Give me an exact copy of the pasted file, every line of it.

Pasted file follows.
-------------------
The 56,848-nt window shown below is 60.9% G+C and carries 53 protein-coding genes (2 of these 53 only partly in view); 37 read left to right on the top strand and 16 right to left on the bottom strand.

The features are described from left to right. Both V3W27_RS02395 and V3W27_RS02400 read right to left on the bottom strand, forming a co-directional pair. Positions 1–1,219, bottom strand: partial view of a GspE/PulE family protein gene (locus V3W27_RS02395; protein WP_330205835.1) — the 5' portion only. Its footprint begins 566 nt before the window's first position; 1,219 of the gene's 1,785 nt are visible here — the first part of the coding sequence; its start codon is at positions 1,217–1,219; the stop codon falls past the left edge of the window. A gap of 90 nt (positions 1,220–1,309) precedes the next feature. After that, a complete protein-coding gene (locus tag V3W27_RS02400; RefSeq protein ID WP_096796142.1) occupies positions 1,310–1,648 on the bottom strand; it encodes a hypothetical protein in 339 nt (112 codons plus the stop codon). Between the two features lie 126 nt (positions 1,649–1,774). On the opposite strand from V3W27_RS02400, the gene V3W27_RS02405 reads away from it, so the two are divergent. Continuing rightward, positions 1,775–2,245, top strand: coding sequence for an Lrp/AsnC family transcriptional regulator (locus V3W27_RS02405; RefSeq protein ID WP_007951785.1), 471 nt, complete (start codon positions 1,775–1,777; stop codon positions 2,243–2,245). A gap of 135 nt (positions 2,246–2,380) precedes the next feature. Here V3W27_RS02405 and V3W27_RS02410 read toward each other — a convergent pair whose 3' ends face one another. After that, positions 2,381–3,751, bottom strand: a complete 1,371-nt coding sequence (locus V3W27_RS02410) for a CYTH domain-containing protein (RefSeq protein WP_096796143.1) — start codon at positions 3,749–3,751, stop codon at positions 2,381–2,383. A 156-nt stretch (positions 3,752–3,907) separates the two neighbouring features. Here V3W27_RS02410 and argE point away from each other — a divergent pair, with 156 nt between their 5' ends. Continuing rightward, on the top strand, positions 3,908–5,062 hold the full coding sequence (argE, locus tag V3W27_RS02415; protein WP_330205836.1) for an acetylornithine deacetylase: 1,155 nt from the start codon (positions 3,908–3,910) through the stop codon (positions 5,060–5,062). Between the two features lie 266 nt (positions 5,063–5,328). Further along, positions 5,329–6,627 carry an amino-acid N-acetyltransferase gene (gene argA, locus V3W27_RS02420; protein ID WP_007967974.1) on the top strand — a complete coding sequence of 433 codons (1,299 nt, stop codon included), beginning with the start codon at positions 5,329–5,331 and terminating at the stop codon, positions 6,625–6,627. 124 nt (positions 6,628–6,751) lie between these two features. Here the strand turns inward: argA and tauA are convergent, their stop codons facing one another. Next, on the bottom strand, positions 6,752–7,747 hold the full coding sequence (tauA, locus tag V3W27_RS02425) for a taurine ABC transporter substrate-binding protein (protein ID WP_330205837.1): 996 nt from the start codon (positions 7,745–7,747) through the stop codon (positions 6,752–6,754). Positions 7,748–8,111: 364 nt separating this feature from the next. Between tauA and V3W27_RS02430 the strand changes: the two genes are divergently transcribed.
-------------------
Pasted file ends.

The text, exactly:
The 56,848-nt window shown below is 60.9% G+C and carries 53 protein-coding genes (2 of these 53 only partly in view); 37 read left to right on the top strand and 16 right to left on the bottom strand.

The features are described from left to right. Both V3W27_RS02395 and V3W27_RS02400 read right to left on the bottom strand, forming a co-directional pair. Positions 1–1,219, bottom strand: partial view of a GspE/PulE family protein gene (locus V3W27_RS02395; protein WP_330205835.1) — the 5' portion only. Its footprint begins 566 nt before the window's first position; 1,219 of the gene's 1,785 nt are visible here — the first part of the coding sequence; its start codon is at positions 1,217–1,219; the stop codon falls past the left edge of the window. A gap of 90 nt (positions 1,220–1,309) precedes the next feature. After that, a complete protein-coding gene (locus tag V3W27_RS02400; RefSeq protein ID WP_096796142.1) occupies positions 1,310–1,648 on the bottom strand; it encodes a hypothetical protein in 339 nt (112 codons plus the stop codon). Between the two features lie 126 nt (positions 1,649–1,774). On the opposite strand from V3W27_RS02400, the gene V3W27_RS02405 reads away from it, so the two are divergent. Continuing rightward, positions 1,775–2,245, top strand: coding sequence for an Lrp/AsnC family transcriptional regulator (locus V3W27_RS02405; RefSeq protein ID WP_007951785.1), 471 nt, complete (start codon positions 1,775–1,777; stop codon positions 2,243–2,245). A gap of 135 nt (positions 2,246–2,380) precedes the next feature. Here V3W27_RS02405 and V3W27_RS02410 read toward each other — a convergent pair whose 3' ends face one another. After that, positions 2,381–3,751, bottom strand: a complete 1,371-nt coding sequence (locus V3W27_RS02410) for a CYTH domain-containing protein (RefSeq protein WP_096796143.1) — start codon at positions 3,749–3,751, stop codon at positions 2,381–2,383. A 156-nt stretch (positions 3,752–3,907) separates the two neighbouring features. Here V3W27_RS02410 and argE point away from each other — a divergent pair, with 156 nt between their 5' ends. Continuing rightward, on the top strand, positions 3,908–5,062 hold the full coding sequence (argE, locus tag V3W27_RS02415; protein WP_330205836.1) for an acetylornithine deacetylase: 1,155 nt from the start codon (positions 3,908–3,910) through the stop codon (positions 5,060–5,062). Between the two features lie 266 nt (positions 5,063–5,328). Further along, positions 5,329–6,627 carry an amino-acid N-acetyltransferase gene (gene argA, locus V3W27_RS02420; protein ID WP_007967974.1) on the top strand — a complete coding sequence of 433 codons (1,299 nt, stop codon included), beginning with the start codon at positions 5,329–5,331 and terminating at the stop codon, positions 6,625–6,627. 124 nt (positions 6,628–6,751) lie between these two features. Here the strand turns inward: argA and tauA are convergent, their stop codons facing one another. Next, on the bottom strand, positions 6,752–7,747 hold the full coding sequence (tauA, locus tag V3W27_RS02425) for a taurine ABC transporter substrate-binding protein (protein ID WP_330205837.1): 996 nt from the start codon (positions 7,745–7,747) through the stop codon (positions 6,752–6,754). Positions 7,748–8,111: 364 nt separating this feature from the next. Between tauA and V3W27_RS02430 the strand changes: the two genes are divergently transcribed.